Soapbox Science challenges rain in Düsseldorf
On August 5th, eleven female scientists gathered at Schadowplatz in Düsseldorf to engage the public with their scientific work using the attractive soapbox science format. Standing on soapboxes and employing simple props, they presented their research to passersby in a fun and informal manner.
Monika, who recently joined ML4Q as a PhD student in the group of Dagmar Bruss and Gláucia Murta, explained the intriguing concept of “spooky action at a distance” that entanglement introduces to the world of quantum particles. Monika employed the fictional characters Alice and Bob, beloved by physicists, who attended separate parties in distant galaxies, with their outfit colors becoming entangled – an illustrative example.
Throughout a cloudy Saturday afternoon, the speeches took place through three rounds each extending for an hour. Despite the rain challenging the latter half of the event, the public remained captivated. As the rain poured harder, speakers sought shelter beneath a tree at the square’s center, and the engaged audience followed suit.
Originally utilized for shipping dry goods like “soap,” a soapbox is a wooden crate. Its historical significance traces back to the 19th century, where it evolved into a platform for impromptu speeches by politicians, sparking informal political discussions in public spaces. The concept of soapbox science draws inspiration from this rich history, aiming to simplify and democratize scientific discourse.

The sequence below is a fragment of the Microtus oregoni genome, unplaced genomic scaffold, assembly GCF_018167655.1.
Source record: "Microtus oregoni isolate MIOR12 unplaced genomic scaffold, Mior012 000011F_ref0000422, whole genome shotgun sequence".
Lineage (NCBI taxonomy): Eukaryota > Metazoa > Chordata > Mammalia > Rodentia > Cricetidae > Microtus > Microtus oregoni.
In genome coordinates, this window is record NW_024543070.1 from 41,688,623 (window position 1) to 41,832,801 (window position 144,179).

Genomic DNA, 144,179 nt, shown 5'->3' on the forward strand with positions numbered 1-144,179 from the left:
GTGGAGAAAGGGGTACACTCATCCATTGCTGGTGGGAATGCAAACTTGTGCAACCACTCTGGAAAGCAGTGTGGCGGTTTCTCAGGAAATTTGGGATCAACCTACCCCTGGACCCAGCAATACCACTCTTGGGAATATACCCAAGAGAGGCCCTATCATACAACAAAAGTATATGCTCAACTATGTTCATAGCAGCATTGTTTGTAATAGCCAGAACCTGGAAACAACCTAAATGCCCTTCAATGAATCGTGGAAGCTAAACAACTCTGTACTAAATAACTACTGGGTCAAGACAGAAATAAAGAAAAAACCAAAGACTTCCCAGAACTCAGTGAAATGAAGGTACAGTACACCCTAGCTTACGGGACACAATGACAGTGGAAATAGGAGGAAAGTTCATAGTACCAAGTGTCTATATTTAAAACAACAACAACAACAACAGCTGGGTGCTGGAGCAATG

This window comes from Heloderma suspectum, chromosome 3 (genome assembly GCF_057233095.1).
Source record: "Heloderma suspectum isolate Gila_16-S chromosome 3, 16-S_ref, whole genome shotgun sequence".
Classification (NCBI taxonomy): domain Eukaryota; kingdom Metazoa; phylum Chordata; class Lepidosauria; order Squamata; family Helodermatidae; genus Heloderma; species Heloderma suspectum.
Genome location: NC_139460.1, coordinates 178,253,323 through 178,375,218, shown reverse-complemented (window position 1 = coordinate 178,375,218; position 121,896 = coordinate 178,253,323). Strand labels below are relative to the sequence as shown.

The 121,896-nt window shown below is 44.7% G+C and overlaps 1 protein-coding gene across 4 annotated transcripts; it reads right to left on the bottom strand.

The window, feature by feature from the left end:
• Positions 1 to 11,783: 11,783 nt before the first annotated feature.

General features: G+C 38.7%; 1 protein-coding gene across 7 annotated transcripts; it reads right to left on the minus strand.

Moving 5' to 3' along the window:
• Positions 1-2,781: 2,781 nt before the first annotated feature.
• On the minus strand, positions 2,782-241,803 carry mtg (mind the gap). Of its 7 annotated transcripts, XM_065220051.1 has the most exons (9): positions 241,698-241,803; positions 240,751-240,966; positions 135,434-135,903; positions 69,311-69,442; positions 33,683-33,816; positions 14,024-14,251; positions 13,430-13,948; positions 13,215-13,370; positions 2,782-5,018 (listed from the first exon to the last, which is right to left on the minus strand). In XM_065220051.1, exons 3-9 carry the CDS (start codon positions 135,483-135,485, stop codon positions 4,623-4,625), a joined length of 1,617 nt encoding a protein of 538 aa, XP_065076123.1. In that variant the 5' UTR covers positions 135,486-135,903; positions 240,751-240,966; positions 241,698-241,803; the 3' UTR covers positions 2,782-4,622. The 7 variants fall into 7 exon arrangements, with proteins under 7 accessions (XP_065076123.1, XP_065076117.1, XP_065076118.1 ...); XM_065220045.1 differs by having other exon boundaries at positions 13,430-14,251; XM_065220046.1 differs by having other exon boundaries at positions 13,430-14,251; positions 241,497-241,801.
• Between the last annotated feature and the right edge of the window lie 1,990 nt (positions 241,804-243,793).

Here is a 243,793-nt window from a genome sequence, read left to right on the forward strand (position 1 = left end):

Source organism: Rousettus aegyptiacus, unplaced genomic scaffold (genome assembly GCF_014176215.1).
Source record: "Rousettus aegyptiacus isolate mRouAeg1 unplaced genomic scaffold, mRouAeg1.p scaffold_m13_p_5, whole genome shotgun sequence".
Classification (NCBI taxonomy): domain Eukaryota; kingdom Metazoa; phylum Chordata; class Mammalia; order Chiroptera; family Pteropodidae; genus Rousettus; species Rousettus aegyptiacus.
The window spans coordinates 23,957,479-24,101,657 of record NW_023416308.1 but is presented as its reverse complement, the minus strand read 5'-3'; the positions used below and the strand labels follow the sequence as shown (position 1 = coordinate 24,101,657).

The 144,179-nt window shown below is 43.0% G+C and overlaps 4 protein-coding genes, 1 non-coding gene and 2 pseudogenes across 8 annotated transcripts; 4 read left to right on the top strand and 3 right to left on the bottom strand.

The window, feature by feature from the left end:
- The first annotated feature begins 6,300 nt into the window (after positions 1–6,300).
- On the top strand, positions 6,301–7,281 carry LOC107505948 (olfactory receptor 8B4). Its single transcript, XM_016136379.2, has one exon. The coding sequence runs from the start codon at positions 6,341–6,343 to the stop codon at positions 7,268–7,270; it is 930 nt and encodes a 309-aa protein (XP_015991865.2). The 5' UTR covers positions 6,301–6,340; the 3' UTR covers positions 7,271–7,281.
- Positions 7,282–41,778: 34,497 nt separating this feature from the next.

Soapbox Science is a novel public outreach platform originally kicked off in London ten years ago and now taking place annually in many cities around the world. Sixty cities applied the format to prompt women and non-binary scientists and the science they do so far. Soapbox has two aims: to bring opportunity to meet and interact with scientists in places you wouldn’t normally expect, and to increase the visibility of women in science.
Soapbox Science Rheinland is a local event in Germany organized since 2020 by a team of enthusiastic people from universities in the Rheinland-area: University of Bonn, Cologne and Düsseldorf.
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